Active Remembering

When we “Don’t Forget to Remember” and live with “Purposeful Remembering,” we keep God’s activity and character throughout history and in our own lives fresh in a way that fuels our faith. This active remembering results in going well beyond recalling and to letting our remembering affect our lives in visible ways. In other words, others will see the impact remembering God has on our lives. With that, our active remembering actually becomes a testimony.

But what does this active remembering look like? How do we know that we aren’t just recalling but are letting our remembering affect our lives in an active way? Maybe a better question is, “What are the results of this active remembering?”

“Remember not the former things, neither consider the things of old.” (Isaiah 43:18)

We don’t dwell on the past. As I tell my boys when they make a mistake, “Learn from it and move on.” Too many people live in the past. They live with unforgiveness and bitterness. They tell the same stories over and over again, and a backward focus keeps them from living in the now or from ever moving forward. While we want to remember God’s activity throughout our lives, we don’t want to dwell on our depravity — on ourselves — in any way. Instead, we want to focus on what God has done to increase our faith about what He is doing and will yet do in our lives.

“Walk in obedience to all that the Lord your God has commanded you, so that you may live and prosper and prolong your days in the land that you will possess.” (Deuteronomy 5:33)

We serve Him faithfully in the present. This speaks to obedience. Serving God faithfully in the present means knowing and doing what He desires because we know from our past that He always does what’s best for us and simply asks us to trust him in that journey. Serving God faithfully right now also speaks to faith, which often grows out of obedience as we gain more experience living in His consistently full grace.

“Behold, I will do a new thing; now it shall spring forth; shall you not know it? I will even make a way in the wilderness and rivers in the desert.” (Isaiah 43:19)

We trust God for the future. Our culture says to create our own future. It says to take control of our lives. But God says to trust Him and let Him control our lives. He always outdoes anything we can think or imagine (Ephesians 3:20), and some of us can think of and imagine quite a lot. But as we remember His work throughout our lives, we’ll see that His way often took us through the impossible, that it often created paths through the worst terrain, and that we came out stronger as closer to Him as a result. And because we know He’s done it before, we can know He’ll do it again.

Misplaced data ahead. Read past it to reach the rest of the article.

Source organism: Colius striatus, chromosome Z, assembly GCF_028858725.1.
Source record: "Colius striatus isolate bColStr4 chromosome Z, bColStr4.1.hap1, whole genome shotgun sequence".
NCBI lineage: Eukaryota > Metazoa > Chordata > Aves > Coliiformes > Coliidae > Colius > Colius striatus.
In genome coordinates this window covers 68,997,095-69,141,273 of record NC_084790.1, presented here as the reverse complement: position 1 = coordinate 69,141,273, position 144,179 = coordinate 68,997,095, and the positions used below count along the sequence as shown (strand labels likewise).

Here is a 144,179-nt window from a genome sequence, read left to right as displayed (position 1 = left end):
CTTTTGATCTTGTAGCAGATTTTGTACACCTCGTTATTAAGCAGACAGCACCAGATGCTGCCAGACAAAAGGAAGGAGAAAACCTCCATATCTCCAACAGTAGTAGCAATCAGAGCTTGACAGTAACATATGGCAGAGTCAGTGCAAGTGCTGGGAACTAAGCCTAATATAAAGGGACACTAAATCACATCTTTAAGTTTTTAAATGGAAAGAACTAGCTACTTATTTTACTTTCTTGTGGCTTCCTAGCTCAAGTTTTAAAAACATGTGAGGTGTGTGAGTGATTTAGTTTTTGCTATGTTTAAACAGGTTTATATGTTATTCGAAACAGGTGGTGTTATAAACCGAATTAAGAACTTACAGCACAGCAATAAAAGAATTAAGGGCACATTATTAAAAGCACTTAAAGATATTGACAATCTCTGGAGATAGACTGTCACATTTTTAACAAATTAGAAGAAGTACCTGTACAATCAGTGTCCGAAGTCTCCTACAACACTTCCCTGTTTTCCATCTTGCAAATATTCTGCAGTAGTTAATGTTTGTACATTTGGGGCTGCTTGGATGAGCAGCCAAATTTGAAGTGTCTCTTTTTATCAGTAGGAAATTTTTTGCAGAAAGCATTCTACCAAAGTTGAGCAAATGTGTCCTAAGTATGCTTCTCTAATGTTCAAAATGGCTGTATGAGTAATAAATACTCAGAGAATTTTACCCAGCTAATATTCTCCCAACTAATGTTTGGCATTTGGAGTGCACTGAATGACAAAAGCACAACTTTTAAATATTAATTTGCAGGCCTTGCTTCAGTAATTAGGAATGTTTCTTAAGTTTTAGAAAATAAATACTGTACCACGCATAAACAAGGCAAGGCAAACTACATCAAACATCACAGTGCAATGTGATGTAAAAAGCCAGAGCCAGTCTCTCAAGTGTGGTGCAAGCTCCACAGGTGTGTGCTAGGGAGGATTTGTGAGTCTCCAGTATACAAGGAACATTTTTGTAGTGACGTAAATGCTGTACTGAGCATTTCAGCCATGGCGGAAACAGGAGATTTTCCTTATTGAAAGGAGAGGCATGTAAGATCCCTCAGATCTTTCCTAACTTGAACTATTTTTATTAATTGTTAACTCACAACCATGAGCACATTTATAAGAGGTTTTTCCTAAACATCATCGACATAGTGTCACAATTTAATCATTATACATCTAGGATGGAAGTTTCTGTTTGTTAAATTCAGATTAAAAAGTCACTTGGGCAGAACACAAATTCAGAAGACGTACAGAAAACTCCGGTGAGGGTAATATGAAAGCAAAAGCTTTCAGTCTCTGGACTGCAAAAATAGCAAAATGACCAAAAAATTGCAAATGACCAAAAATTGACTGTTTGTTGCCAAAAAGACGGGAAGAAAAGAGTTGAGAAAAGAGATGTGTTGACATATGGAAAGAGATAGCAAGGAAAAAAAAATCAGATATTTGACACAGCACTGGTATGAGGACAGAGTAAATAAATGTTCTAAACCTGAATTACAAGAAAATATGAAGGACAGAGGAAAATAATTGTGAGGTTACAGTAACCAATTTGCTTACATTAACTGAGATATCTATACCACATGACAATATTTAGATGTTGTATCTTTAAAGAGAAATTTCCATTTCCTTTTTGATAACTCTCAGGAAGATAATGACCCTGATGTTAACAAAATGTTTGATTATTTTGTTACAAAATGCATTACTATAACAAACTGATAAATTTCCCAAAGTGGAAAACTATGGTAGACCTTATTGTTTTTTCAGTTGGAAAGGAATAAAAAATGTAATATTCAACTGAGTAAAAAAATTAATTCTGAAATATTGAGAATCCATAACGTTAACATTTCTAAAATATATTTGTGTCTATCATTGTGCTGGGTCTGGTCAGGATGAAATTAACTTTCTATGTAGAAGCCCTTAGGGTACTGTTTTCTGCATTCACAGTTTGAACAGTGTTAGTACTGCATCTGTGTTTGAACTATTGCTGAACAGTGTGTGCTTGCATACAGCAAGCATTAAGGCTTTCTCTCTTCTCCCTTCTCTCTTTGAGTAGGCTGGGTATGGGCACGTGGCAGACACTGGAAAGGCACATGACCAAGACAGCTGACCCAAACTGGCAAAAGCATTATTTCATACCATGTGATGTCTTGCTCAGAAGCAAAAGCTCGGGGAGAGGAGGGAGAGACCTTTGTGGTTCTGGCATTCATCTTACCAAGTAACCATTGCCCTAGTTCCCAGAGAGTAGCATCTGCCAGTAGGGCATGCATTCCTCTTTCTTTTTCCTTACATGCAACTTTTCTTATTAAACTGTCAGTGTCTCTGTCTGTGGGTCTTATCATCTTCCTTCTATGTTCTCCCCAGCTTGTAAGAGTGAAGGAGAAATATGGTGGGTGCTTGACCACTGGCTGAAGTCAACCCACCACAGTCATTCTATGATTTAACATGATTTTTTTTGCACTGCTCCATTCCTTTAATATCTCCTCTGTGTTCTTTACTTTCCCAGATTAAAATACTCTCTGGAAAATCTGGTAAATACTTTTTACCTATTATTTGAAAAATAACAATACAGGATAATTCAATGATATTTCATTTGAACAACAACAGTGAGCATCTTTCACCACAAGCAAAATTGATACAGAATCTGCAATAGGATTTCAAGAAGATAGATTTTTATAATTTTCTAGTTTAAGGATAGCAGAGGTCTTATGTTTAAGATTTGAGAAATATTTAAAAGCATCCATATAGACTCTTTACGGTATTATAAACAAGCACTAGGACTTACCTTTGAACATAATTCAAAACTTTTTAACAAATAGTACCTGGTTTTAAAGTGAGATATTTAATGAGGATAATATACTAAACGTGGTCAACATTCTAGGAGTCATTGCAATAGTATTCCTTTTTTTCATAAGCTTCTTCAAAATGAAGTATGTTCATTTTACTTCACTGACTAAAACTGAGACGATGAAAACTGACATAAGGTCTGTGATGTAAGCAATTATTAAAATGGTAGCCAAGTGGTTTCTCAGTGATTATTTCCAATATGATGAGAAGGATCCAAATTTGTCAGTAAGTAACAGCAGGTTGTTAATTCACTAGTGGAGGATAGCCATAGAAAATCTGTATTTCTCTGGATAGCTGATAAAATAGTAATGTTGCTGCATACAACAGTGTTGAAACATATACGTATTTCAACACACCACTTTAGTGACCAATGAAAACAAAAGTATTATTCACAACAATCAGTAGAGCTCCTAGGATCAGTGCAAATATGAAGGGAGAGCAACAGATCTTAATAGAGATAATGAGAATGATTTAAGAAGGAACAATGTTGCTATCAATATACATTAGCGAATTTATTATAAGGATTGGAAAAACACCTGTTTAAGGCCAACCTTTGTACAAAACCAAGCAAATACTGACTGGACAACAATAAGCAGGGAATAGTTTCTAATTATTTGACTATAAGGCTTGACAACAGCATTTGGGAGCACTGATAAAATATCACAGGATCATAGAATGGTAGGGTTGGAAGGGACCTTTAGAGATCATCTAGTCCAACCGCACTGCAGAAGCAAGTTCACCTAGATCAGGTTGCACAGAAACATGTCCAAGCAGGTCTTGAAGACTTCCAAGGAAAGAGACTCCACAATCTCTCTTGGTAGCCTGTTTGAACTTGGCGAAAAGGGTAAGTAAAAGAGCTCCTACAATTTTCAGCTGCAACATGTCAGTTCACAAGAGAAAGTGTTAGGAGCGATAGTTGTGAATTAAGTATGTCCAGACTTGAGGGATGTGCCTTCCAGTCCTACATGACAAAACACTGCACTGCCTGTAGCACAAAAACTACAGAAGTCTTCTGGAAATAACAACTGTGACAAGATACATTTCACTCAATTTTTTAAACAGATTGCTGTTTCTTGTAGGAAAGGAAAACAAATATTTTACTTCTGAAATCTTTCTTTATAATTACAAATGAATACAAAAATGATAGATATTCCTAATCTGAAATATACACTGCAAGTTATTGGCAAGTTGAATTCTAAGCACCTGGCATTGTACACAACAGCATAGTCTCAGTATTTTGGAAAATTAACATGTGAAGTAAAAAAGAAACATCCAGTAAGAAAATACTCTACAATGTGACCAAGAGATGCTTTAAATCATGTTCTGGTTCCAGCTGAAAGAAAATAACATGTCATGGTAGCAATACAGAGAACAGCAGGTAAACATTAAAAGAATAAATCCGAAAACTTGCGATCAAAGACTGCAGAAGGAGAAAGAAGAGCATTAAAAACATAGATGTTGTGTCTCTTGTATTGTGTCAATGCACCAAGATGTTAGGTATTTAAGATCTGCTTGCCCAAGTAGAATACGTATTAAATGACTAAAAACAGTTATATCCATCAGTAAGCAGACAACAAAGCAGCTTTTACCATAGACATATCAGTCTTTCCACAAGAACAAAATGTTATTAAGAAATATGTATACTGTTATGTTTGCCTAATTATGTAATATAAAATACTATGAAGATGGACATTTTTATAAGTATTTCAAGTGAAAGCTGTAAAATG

Active remembering helps us trust God now and in the future because He’s always the same, and we can count on His consistency of character. We know He is just, that He will honor His promises, and that He forgives endlessly. Remembering helps us know how to live our everyday lives, how to treat people & how to live our lives focused on Him based on His instruction for doing so in Scripture.

DISCUSSION: How is active remembering evident in your life?

6 thoughts on “Active Remembering

  1. Just a quick thought on this topic. I am studying the OT and although written much later in Israel's history, Deuteronomy, Joshua and Judges give rise to why the Israelite nation stumbled so badly and were sent into exile – they stopped actively remembering their past. When we stop remembering we bring nothing with us into the future and are bound to stumble and fall, making the same mistakes over and over.

    • The OT gives us so many examples of not only the purpose for remembering but the desire if God for us to remember. And you\’re so right about it\’s importance for our futures.

  2. i want to remember so as to learn. i don't want to dwell there. I just talked with a lady whose past is atrocious and she is seeking to come out from underneath it. She is moving on but slowly. But also essential. Good thoughts Kari.
    My recent post Motives

    • Remembering is one major way we learn, or at least it should be. Unfortunately, it's happening less and less. Coming out from under a tough past makes remembering even more important, I think. My youngest is adopted and has a pretty rough past. We'll spend times remembering, the good and the bad, and then helping him to learn from his past but not be strictly defined by it. The sooner someone learns from their past, the better too. When we focus on what God has done to bring us out of whatever and to not so much focus on the whatever, I think it makes learning from the past and then living in and looking toward the future must simpler because we aren't weighed down so much. Thanks, Bill!

  3. My childhood pastor would often say that we were in trouble as a church if "our memories are greater than our vision." His point that we should celebrate and learn from the past, but that if we stayed in the past, God would not work through us in the present.

    It's important for me to go back and tell the story of my life and what God has done through it in order to fully be utilized by Him in the present. Without doing so, I don't think I would writing or leading a men's small group today.

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